Vucic clearly believes his legacy should be as the person who finally managed to pull Serbia out of the Kosovo quagmire, and right now he can force every single parliamentary deputy to vote for an agreement with Kosovo. He is up for reelection in spring 2022, so it’s in his interests to sign an agreement sooner rather than later. In addition, it will be incomparably more difficult for Belgrade to extract concessions from the left-wing nationalists of the Vetëvendosje party who look set to succeed Thaci.

The imminent agreement between Serbia and Kosovo—or rather, between Vucic and Thaci—will put Russia in a very difficult position in the Balkans. Essentially, Russia will no longer be needed. Its main partner in the region is Serbia, and its trump card in that relationship is Russia’s right to veto Kosovo’s accession to the UN. When the agreement between Kosovo and Serbia is signed, that will all disappear overnight, and Russia has nothing to offer as a substitute.

Vucic understands that Moscow will not be pleased if Serbia signs an agreement with Kosovo, so he is doing everything he can to help Russia save face. He has been effusive in his gratitude for Russian support, and keeps the Russian side informed in detail as to how the talks are going, dutifully calling the Kremlin at every key stage.

Judging by how Russia’s position on Kosovo is evolving, this effusive flattery is working. Moscow’s official statements make clear its annoyance that even Belgrade has not invited it to take part in the talks, but at the same time, Moscow is not prepared to wage its own campaign against all the other parties. In a recent interview, the Russian ambassador to Serbia, Alexander Botsan-Kharchenko, practically said outright that what is most important for Moscow is that procedure should be followed and any future agreement should be put before the UN Security Council, meaning that formally, at least, the sides will consult with Russia.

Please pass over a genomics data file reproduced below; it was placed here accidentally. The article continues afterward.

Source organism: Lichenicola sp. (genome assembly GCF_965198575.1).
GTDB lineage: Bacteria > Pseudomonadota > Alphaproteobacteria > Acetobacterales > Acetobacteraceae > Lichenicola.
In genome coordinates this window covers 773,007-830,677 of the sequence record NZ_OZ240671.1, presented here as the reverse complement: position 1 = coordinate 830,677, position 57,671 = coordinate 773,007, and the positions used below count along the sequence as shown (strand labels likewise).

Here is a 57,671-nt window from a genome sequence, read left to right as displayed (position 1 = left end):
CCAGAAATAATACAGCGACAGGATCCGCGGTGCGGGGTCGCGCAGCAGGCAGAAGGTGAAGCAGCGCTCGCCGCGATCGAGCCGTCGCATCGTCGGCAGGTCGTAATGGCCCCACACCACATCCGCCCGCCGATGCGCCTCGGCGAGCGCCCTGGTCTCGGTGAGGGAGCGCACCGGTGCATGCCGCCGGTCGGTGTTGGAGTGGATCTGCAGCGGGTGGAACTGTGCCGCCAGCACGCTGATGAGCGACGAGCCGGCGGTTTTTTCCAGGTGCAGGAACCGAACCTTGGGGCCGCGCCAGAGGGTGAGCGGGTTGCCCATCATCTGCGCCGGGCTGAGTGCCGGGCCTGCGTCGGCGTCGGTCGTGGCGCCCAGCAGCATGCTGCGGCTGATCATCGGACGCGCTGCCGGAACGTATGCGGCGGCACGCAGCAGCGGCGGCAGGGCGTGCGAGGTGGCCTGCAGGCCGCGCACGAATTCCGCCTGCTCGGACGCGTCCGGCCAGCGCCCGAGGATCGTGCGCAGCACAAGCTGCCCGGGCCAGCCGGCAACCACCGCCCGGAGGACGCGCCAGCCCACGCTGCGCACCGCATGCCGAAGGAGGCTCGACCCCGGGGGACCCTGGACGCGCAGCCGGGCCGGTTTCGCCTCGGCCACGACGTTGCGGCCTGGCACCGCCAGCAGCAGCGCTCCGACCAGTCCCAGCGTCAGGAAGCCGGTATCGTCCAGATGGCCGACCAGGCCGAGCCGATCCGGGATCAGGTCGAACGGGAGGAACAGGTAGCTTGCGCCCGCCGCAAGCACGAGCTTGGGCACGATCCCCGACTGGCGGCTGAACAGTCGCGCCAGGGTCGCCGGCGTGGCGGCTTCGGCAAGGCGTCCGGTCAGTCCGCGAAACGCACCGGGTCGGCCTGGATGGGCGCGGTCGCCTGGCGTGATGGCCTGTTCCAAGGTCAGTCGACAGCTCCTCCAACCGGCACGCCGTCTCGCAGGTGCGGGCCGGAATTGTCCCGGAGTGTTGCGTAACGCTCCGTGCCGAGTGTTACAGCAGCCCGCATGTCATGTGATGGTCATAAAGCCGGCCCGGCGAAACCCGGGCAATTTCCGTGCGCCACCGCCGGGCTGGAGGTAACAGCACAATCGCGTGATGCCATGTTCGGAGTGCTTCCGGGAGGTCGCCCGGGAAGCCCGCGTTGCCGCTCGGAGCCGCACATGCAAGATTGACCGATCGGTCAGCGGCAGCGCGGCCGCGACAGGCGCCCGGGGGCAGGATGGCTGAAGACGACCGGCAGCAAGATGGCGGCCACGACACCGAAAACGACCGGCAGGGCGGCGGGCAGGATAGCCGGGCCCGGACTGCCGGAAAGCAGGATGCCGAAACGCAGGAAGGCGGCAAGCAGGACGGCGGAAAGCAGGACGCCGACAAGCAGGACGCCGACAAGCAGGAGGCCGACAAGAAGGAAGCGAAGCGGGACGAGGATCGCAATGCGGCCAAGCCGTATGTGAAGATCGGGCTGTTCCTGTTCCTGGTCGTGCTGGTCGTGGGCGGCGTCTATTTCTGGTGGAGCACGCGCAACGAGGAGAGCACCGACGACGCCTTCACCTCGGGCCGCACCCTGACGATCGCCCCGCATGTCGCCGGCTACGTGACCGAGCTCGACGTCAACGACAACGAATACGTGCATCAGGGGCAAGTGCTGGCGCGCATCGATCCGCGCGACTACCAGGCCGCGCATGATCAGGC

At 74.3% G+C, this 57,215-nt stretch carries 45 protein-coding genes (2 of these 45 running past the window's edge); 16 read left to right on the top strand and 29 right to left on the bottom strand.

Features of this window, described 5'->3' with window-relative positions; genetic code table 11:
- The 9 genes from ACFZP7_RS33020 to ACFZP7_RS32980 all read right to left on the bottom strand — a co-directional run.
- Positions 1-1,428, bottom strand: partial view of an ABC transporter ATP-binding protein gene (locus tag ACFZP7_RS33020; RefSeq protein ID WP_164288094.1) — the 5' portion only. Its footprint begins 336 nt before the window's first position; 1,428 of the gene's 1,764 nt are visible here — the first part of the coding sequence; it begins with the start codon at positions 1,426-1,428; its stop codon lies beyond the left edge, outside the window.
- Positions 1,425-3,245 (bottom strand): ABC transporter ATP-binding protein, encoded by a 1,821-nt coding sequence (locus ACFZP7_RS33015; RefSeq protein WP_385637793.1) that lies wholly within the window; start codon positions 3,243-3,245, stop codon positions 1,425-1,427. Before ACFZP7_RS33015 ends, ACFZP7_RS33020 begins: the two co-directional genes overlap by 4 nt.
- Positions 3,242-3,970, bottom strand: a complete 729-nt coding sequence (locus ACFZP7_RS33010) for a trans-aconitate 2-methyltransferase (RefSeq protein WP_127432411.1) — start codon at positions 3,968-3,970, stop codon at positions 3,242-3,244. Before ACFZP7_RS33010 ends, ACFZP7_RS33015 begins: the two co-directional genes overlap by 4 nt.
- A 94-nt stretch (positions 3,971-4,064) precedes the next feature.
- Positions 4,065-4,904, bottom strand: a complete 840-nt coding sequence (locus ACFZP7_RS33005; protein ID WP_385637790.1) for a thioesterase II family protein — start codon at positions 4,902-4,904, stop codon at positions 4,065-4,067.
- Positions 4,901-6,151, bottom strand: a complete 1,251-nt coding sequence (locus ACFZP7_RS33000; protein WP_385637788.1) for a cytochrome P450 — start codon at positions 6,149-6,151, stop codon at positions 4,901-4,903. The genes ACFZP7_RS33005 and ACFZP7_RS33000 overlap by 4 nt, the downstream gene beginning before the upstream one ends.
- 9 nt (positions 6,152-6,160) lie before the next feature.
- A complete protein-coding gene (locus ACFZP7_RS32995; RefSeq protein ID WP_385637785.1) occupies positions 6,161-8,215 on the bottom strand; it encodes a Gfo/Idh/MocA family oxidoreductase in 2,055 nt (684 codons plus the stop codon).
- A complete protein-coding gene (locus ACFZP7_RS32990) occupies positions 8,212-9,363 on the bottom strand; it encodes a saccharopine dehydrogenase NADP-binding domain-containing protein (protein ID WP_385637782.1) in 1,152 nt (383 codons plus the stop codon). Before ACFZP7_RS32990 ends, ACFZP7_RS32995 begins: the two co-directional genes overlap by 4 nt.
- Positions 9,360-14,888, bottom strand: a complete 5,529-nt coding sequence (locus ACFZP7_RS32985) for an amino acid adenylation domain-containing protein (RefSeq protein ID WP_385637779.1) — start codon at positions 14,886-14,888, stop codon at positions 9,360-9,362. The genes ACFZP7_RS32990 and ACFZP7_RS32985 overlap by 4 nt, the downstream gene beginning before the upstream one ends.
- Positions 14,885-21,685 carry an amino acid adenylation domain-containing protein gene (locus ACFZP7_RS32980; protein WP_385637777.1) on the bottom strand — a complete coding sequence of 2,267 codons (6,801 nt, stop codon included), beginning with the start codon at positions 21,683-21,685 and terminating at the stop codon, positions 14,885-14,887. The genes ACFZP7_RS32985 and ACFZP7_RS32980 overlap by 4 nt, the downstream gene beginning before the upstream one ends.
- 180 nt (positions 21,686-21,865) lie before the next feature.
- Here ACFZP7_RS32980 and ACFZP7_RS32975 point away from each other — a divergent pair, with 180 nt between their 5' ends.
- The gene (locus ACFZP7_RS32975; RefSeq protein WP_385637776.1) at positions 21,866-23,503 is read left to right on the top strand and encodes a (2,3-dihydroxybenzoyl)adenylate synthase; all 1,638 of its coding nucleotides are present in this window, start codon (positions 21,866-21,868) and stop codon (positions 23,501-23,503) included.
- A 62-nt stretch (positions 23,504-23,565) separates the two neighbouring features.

After that, Russian influence in the Balkans will gradually wane. Vucic’s current exuberance over Russian support stems mainly from his fear that the Kremlin could ruin any agreement with Kosovo. As soon as that threat recedes, the Serbian leader’s stance on Russia will become less adoring.

Russia’s popularity among Serbs won’t disappear overnight, of course, and Vucic is unlikely in future to pass up the opportunity to boost his ratings before elections by posing with Putin, Lavrov or Defense Minister Sergei Shoigu. But it will all depend on the inclinations of the Serbian president, rather than the Kremlin. If Vucic wants to, he will use his control of Serbian politics and media to lavish praise on cooperation with Russia. If he changes his mind, he can play on the West’s fears of the Russian threat, as he has done in the past. There are hardly any pro-Russian organizations left in Serbia that have not come under Vucic’s control, and that means that Russian influence in the country will only be as widespread as the Serbian leader allows it to be. 

By:
  • Maxim Samorukov